The New Canada Not-for-Profit Corporations Act

Davis LLP Charities & Not-for-Profit Bulletin


After more than two years since it received royal assent, the new Canada Not-for-Profit Corporations Act (the “CNCA”) is in force as of October 17, 2011.  The CNCA applies to all federally incorporated not-for-profit organizations and replaces the legislation under which they previously operated, Part II of the Canada Corporations Act.

Existing federal not-for-profit corporations have three years in which to transition to this new regime, failing which they will be dissolved, and they must actively take steps to effect this transition.  Anyone wishing to incorporate a new not-for-profit organization during this transition period must do so under the CNCA. 

The CNCA attempts to modernize the corporate governance standards applicable to federal not-for-profit corporations and to make the not-for-profit sector more accountable to the public.  It makes significant changes to the way in which not-for-profit corporations are regulated.  Some of the key elements of this new framework are:

  • Incorporation  - Corporations will be able to incorporate under the CNCA ‘as of right’ upon filing the required documents and paying the prescribed fee, resulting in a more streamlined incorporation process than existed under the old legislation.
  • Soliciting Corporations - The CNCA classifies corporations as either “soliciting” or “non-soliciting”, depending on the amount and source of funding they receive in a given financial year.  Soliciting corporations are subject to more stringent regulation, the rationale being that because they receive public funding in excess of a de minimus threshold, they should be more accountable to the public for the use of those funds. 

    Generally, a corporation is “soliciting” if it receives more than $10,000 in donations or gifts from any person (except for members, directors, officers, employees or any of their family members), corporation or other soliciting corporation or in government grants or similar financial assistance.
  • Authority and Capacity - The CNCA expressly grants corporations the capacity and the rights, powers and privileges of a natural person.  Subject to voluntary restrictions adopted by corporations in their articles (which will be a necessary step for registered charities) and other applicable legislation, corporations may carry on any activities throughout Canada and in jurisdictions outside Canada to the extent that the laws of that jurisdiction permit.  Although the CNCA prohibits corporations from carrying on any activities or exercising any powers in a manner contrary to their articles, no act of a corporation is invalid by reason only that the act is contrary to the articles or the CNCA.
  • Constating Documents - Corporations regulated by the CNCA must have both articles and by-laws.  Previously, a corporation’s by-laws were required to be very detailed as the former legislation did not address many operational issues, leaving them to be resolved in the by-laws.  In contrast, the CNCA now covers many of these issues; as a result, corporations’ by-laws are now required to cover fewer topics.  In addition, different thresholds of approval are required to amend different types of by-laws.  As part of the transition process, corporations will have to decide how much detail to include in their by-laws and how they should be structured.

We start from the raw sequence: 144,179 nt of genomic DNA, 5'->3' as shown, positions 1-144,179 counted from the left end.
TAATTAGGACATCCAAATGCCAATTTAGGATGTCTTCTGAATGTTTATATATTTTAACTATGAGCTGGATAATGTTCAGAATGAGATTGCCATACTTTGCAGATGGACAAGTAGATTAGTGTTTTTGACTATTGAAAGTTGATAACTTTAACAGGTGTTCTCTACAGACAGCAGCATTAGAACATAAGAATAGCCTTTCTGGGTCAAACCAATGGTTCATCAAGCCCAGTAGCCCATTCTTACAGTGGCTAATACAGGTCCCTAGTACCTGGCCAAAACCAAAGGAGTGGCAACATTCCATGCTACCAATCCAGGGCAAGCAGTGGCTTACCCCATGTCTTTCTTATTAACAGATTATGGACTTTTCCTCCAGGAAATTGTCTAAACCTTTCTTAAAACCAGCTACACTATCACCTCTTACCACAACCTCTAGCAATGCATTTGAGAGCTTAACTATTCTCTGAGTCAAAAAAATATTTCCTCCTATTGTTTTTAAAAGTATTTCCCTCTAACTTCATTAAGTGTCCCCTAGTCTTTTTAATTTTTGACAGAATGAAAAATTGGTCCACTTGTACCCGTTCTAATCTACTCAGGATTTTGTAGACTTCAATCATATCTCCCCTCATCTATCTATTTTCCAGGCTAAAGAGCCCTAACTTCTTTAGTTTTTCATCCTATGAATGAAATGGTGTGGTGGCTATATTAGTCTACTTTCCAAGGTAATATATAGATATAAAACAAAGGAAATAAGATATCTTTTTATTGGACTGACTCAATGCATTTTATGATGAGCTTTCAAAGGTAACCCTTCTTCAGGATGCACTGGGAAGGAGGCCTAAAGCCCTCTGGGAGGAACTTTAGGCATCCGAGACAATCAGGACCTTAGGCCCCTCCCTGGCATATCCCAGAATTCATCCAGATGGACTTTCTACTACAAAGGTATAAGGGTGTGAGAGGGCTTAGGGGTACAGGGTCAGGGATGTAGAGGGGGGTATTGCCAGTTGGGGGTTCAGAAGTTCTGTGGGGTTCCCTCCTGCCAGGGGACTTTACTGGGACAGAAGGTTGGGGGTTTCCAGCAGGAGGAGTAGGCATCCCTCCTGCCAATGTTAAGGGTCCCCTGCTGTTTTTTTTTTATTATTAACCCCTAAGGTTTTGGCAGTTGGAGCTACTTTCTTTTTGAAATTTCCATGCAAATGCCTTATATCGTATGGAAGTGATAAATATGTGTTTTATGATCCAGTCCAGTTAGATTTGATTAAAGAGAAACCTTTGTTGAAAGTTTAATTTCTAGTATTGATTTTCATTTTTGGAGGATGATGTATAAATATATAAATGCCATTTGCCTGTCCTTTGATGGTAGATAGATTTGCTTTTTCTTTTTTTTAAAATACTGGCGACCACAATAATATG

• Directors - Corporations need only have one director, except that soliciting corporations must have at least three directors, two of whom may not be employees or officers of the corporation or its affiliates.  The directors must be elected by the members although, subject to the by-laws, directors may also appoint a limited number of additional directors and may fill vacancies on the board.
  • Financial Review - The CNCA imposes more stringent financial review requirements, including the appointment of an auditor and the need to conduct an annual financial review.  The actual requirements imposed (and whether a corporation is exempted from any requirement) will vary depending on the level of funds received and whether an organization is “soliciting”.

As a result of the changes brought about by the CNCA, corporations will likely need to make a number of changes to their governing documents.  In order to continue under the new regime, corporations should:

  • Review their current governing documents to determine amendments required to comply with the CNCA and any other amendments that they may wish to make;
  • Prepare articles of continuation and new by-laws that conform with the CNCA;
  • Obtain director and member approval, as applicable, of the articles and by-laws;
  • If registered charities, they may need to also obtain CRA approval of their new documents (depending on the changes being implemented in connection with the continuance); and
  • File the application for a certificate of continuance.Although existing corporations may continue to operate under the old legislation during the next three years, we recommend starting the transition process without delay.  Please contact a member of our Charities and Not-for-Profit Organizations Practice Group for further information and assistance with this transition.

Although existing corporations may continue to operate under the old legislation during the next three years, we recommend starting the transition process without delay.  Please contact a member of our Charities and Not-for-Profit Organizations Practice Group for further information and assistance with this transition.

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